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I've googled the following URL's and need more simple information regarding Bilinear Maps

Intro to Bilinear Maps -- by Bethencourt and


Lecture 25: Pairing-Based Cryptography -- MIT course

I would like to know in a simple to understand framework

1) what is a bilinear pairing -- an example would be great 2) how is it useful say in CP-ABE -- ciphertext policy attribute based encryption schema


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1 Answer 1

A pairing, in cryptography, is a way to make three-party operations.

Suppose that you have three groups G1, G2 and G3, in which discrete logarithm is hard. Let's note group operation additively (with a '+' sign) in G1 and G2, and multiplicatively in G3. A pairing e is a function which takes one element of G1 and one element of G2, and outputs an element of G3, such that, for all integers a and b, and all group elements X1 and Y1 (from G1) and X2 and Y2 (from G2), you get:

e(X1 + X2, Y1) = e(X1, Y1) e(X2, Y1) (pairing is linear in the first parameter)

e(X1, Y1 + Y2) = e(X1, Y1) e(X1, Y2) (pairing is linear in the second parameter)

e(aX, bY) = e(X, Y)ab (actually a consequence of the bilinearity explained above)

An example of a very weak pairing is the following: let p and q be two prime numbers such that q divides p-1. Let g be a multiplicative generator of a sub-group or order q modulo p (i.e. g is not 1, but gq = 1 mod p). Define G1 and G2 to be the integers modulo q, with addition as group operation. Define G3 to be the subgroup generated by g. Then, define e as: e(X, Y) = gXY mod p. This gives you a non-degenerate pairing ("non-degenerate" means that the pairing can return values other than 1). But it is useless for cryptography because "discrete logarithm" in G1 and G2 is a matter of a simple modular division, i.e. very easy to compute efficiently (because we used integer addition as group law).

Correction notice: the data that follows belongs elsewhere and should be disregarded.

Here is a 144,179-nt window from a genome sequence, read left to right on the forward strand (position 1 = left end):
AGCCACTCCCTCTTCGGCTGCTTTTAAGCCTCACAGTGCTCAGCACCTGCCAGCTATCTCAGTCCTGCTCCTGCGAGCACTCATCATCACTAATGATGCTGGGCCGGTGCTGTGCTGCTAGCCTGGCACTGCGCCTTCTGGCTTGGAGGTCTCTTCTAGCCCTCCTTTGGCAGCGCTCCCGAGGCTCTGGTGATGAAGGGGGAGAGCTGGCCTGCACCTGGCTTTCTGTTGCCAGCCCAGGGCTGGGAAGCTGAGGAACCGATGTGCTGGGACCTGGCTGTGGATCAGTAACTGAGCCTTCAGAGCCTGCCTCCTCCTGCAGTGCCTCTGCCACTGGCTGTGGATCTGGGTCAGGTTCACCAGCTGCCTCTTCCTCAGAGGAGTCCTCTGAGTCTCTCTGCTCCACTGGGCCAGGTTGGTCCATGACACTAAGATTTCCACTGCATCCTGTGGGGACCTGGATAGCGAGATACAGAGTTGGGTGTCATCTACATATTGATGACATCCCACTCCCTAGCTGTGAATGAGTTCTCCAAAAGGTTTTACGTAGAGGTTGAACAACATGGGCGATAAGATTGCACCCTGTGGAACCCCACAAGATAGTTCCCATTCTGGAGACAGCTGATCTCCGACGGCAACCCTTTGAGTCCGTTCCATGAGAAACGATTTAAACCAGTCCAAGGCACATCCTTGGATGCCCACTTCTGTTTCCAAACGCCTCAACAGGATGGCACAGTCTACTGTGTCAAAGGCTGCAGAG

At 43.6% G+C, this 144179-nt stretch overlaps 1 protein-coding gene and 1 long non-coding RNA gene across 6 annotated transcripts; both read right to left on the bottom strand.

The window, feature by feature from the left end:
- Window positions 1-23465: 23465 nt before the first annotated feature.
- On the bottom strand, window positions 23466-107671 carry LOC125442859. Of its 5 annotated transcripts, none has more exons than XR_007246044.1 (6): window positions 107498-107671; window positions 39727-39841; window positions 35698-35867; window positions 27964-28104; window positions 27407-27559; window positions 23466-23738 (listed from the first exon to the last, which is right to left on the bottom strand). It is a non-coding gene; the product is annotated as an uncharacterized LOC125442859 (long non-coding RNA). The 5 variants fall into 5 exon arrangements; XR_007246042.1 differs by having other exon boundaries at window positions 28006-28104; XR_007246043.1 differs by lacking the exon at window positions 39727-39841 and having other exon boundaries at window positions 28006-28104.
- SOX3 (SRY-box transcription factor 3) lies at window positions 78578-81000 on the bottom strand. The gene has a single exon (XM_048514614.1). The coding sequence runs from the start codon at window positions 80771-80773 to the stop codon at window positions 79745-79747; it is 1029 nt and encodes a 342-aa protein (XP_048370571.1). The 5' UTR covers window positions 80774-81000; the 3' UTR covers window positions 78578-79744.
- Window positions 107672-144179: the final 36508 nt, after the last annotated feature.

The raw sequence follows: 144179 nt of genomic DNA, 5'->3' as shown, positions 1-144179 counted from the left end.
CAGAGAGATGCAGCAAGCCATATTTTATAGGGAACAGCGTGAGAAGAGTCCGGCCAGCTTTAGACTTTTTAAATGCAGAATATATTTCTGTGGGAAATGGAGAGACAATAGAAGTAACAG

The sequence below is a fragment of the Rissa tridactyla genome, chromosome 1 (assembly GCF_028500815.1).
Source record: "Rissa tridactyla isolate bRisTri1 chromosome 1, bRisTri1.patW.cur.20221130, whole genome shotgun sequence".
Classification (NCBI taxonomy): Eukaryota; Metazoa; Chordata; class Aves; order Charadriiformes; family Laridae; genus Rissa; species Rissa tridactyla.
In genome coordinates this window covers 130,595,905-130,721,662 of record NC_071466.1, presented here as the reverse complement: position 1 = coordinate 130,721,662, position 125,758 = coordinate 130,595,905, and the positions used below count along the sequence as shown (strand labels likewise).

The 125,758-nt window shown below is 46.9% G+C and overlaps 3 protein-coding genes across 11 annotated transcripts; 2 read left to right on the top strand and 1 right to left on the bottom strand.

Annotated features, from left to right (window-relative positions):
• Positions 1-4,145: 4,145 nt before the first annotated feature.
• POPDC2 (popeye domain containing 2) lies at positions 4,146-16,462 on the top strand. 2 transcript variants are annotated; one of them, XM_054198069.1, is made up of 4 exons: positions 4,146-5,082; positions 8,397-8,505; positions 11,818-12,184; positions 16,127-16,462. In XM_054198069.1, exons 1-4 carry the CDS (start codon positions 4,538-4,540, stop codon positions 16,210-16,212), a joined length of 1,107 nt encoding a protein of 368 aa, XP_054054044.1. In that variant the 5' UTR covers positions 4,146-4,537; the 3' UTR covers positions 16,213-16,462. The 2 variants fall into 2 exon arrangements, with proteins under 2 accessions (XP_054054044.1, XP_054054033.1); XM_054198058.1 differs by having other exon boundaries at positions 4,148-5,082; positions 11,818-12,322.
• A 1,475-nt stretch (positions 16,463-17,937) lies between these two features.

A non-weak pairing can be used for identity-based cryptography (where the public key of someone is their email address, not some mathematical object linked to the address through a signed certificate -- the point being, precisely, to avoid a PKI). It can also be used for three-party Diffie-Hellman, or more generally protocols which involve three entities at a time (e.g. protocols for "electronic cash" or some voting systems). See this page for some details and links.

The currently only known cryptographically strong pairings, but still usable in practice, are based on specially crafted elliptic curves. See Ben Lynn's PhD dissertation for a mathematical introduction, and PBC for the implementation. An "easy" variant will make G1 and G2 an elliptic curve over a field GF(p) (for a prime integer p), and G3 will be a multiplicative subgroup of the invertible elements in GF(p2). Be warned that it is somewhat higher-level mathematics than "plain" elliptic curves (you have to know how field extensions work).

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Thank you Thomas. Much appreciated –  none given Mar 15 '11 at 2:03

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